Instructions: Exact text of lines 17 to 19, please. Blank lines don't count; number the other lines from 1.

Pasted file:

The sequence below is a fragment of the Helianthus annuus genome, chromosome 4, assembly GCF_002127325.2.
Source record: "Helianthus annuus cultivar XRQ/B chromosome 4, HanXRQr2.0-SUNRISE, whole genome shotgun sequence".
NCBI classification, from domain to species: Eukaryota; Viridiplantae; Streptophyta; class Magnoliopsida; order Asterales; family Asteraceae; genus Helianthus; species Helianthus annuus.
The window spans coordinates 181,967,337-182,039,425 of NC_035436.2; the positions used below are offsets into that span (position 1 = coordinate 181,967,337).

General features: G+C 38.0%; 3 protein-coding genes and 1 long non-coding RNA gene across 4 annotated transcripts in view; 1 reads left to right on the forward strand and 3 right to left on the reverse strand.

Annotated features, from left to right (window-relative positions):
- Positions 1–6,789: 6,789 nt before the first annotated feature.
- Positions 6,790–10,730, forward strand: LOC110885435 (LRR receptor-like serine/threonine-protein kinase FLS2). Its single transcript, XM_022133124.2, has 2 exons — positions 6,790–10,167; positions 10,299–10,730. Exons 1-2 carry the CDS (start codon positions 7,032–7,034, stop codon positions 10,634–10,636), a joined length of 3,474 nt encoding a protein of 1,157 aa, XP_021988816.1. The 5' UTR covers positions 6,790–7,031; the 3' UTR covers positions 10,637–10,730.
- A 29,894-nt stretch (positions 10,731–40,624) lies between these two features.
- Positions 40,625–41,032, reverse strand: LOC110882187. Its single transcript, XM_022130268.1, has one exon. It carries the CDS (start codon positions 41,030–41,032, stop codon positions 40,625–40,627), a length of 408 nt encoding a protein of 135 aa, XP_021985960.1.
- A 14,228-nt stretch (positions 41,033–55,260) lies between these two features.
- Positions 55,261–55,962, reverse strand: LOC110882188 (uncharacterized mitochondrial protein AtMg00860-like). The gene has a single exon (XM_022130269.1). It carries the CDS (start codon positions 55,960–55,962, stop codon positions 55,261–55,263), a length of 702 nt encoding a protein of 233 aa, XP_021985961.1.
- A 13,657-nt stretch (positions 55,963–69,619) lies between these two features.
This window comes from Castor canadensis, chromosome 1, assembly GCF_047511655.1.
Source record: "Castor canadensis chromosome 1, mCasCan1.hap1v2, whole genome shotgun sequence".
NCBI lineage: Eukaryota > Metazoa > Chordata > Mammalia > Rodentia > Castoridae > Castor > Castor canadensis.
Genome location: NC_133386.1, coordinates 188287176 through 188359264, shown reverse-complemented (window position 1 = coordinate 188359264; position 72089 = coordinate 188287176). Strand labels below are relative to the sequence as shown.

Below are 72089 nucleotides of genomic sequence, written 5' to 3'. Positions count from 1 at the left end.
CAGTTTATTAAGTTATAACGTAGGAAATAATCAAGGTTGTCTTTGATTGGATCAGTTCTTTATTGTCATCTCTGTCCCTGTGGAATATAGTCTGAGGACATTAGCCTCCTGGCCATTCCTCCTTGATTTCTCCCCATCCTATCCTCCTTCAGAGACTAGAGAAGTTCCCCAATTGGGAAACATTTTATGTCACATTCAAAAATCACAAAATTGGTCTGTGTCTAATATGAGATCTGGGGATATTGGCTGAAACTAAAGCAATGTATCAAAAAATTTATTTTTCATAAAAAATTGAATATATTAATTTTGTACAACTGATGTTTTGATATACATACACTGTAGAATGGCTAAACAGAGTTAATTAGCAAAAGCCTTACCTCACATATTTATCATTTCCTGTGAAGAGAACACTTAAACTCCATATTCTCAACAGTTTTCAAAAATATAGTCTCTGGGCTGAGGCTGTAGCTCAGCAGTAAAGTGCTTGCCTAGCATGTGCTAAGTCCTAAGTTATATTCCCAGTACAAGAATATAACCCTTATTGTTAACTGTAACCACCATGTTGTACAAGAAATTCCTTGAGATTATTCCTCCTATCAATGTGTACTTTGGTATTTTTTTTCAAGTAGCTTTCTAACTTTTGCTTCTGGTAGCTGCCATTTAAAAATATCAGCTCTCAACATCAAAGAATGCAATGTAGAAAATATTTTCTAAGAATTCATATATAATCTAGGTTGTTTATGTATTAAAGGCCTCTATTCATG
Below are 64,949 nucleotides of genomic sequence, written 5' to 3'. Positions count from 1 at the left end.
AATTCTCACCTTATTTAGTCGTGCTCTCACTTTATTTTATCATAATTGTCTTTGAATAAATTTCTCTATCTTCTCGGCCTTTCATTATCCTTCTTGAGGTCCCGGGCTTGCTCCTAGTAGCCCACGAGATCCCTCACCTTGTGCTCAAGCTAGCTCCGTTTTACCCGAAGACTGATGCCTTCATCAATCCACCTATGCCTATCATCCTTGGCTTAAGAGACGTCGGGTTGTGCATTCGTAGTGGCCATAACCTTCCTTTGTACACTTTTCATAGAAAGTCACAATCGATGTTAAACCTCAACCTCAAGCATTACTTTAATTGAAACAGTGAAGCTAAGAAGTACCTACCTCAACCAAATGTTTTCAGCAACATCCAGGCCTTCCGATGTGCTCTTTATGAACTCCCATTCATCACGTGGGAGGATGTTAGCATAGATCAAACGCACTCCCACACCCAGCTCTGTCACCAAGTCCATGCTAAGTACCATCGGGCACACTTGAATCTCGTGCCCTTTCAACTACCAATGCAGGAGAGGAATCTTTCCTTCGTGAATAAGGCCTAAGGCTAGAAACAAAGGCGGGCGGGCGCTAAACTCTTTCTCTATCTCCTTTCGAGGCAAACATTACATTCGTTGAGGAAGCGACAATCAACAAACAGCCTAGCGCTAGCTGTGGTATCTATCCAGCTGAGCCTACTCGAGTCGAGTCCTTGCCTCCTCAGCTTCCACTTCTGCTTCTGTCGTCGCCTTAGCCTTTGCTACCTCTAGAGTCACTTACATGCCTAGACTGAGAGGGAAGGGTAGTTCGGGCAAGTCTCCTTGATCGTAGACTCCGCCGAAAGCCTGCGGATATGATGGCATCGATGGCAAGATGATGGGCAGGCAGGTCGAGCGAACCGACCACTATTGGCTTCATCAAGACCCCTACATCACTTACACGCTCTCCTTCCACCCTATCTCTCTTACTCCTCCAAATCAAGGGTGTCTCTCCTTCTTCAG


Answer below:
Genome location: NC_133386.1, coordinates 188287176 through 188359264, shown reverse-complemented (window position 1 = coordinate 188359264; position 72089 = coordinate 188287176). Strand labels below are relative to the sequence as shown.

Below are 72089 nucleotides of genomic sequence, written 5' to 3'. Positions count from 1 at the left end.
CAGTTTATTAAGTTATAACGTAGGAAATAATCAAGGTTGTCTTTGATTGGATCAGTTCTTTATTGTCATCTCTGTCCCTGTGGAATATAGTCTGAGGACATTAGCCTCCTGGCCATTCCTCCTTGATTTCTCCCCATCCTATCCTCCTTCAGAGACTAGAGAAGTTCCCCAATTGGGAAACATTTTATGTCACATTCAAAAATCACAAAATTGGTCTGTGTCTAATATGAGATCTGGGGATATTGGCTGAAACTAAAGCAATGTATCAAAAAATTTATTTTTCATAAAAAATTGAATATATTAATTTTGTACAACTGATGTTTTGATATACATACACTGTAGAATGGCTAAACAGAGTTAATTAGCAAAAGCCTTACCTCACATATTTATCATTTCCTGTGAAGAGAACACTTAAACTCCATATTCTCAACAGTTTTCAAAAATATAGTCTCTGGGCTGAGGCTGTAGCTCAGCAGTAAAGTGCTTGCCTAGCATGTGCTAAGTCCTAAGTTATATTCCCAGTACAAGAATATAACCCTTATTGTTAACTGTAACCACCATGTTGTACAAGAAATTCCTTGAGATTATTCCTCCTATCAATGTGTACTTTGGTATTTTTTTTCAAGTAGCTTTCTAACTTTTGCTTCTGGTAGCTGCCATTTAAAAATATCAGCTCTCAACATCAAAGAATGCAATGTAGAAAATATTTTCTAAGAATTCATATATAATCTAGGTTGTTTATGTATTAAAGGCCTCTATTCATG